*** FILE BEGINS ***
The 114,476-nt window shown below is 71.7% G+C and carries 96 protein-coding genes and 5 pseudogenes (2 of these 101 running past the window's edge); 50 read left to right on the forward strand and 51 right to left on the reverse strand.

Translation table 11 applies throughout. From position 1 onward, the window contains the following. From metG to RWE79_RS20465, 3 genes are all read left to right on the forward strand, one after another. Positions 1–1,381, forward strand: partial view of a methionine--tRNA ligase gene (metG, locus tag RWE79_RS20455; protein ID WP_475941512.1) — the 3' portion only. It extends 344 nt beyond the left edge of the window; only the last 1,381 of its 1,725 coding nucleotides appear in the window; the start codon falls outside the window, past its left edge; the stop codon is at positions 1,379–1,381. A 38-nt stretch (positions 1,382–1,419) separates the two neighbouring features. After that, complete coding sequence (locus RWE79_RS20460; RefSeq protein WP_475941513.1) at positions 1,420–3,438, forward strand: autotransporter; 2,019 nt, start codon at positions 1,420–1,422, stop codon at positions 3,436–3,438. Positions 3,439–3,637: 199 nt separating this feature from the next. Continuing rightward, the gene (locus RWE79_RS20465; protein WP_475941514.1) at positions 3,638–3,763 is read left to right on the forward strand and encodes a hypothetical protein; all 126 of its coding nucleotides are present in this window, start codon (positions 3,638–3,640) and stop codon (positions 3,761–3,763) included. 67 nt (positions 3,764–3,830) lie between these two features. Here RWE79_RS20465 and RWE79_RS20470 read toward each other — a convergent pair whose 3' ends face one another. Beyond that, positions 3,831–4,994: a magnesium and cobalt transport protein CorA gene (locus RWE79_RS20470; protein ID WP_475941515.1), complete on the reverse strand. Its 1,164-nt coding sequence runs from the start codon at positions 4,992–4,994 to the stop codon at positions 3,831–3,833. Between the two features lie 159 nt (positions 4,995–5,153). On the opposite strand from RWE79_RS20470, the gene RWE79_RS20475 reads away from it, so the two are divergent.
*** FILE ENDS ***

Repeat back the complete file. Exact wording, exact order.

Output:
The 114,476-nt window shown below is 71.7% G+C and carries 96 protein-coding genes and 5 pseudogenes (2 of these 101 running past the window's edge); 50 read left to right on the forward strand and 51 right to left on the reverse strand.

Translation table 11 applies throughout. From position 1 onward, the window contains the following. From metG to RWE79_RS20465, 3 genes are all read left to right on the forward strand, one after another. Positions 1–1,381, forward strand: partial view of a methionine--tRNA ligase gene (metG, locus tag RWE79_RS20455; protein ID WP_475941512.1) — the 3' portion only. It extends 344 nt beyond the left edge of the window; only the last 1,381 of its 1,725 coding nucleotides appear in the window; the start codon falls outside the window, past its left edge; the stop codon is at positions 1,379–1,381. A 38-nt stretch (positions 1,382–1,419) separates the two neighbouring features. After that, complete coding sequence (locus RWE79_RS20460; RefSeq protein WP_475941513.1) at positions 1,420–3,438, forward strand: autotransporter; 2,019 nt, start codon at positions 1,420–1,422, stop codon at positions 3,436–3,438. Positions 3,439–3,637: 199 nt separating this feature from the next. Continuing rightward, the gene (locus RWE79_RS20465; protein WP_475941514.1) at positions 3,638–3,763 is read left to right on the forward strand and encodes a hypothetical protein; all 126 of its coding nucleotides are present in this window, start codon (positions 3,638–3,640) and stop codon (positions 3,761–3,763) included. 67 nt (positions 3,764–3,830) lie between these two features. Here RWE79_RS20465 and RWE79_RS20470 read toward each other — a convergent pair whose 3' ends face one another. Beyond that, positions 3,831–4,994: a magnesium and cobalt transport protein CorA gene (locus RWE79_RS20470; protein ID WP_475941515.1), complete on the reverse strand. Its 1,164-nt coding sequence runs from the start codon at positions 4,992–4,994 to the stop codon at positions 3,831–3,833. Between the two features lie 159 nt (positions 4,995–5,153). On the opposite strand from RWE79_RS20470, the gene RWE79_RS20475 reads away from it, so the two are divergent.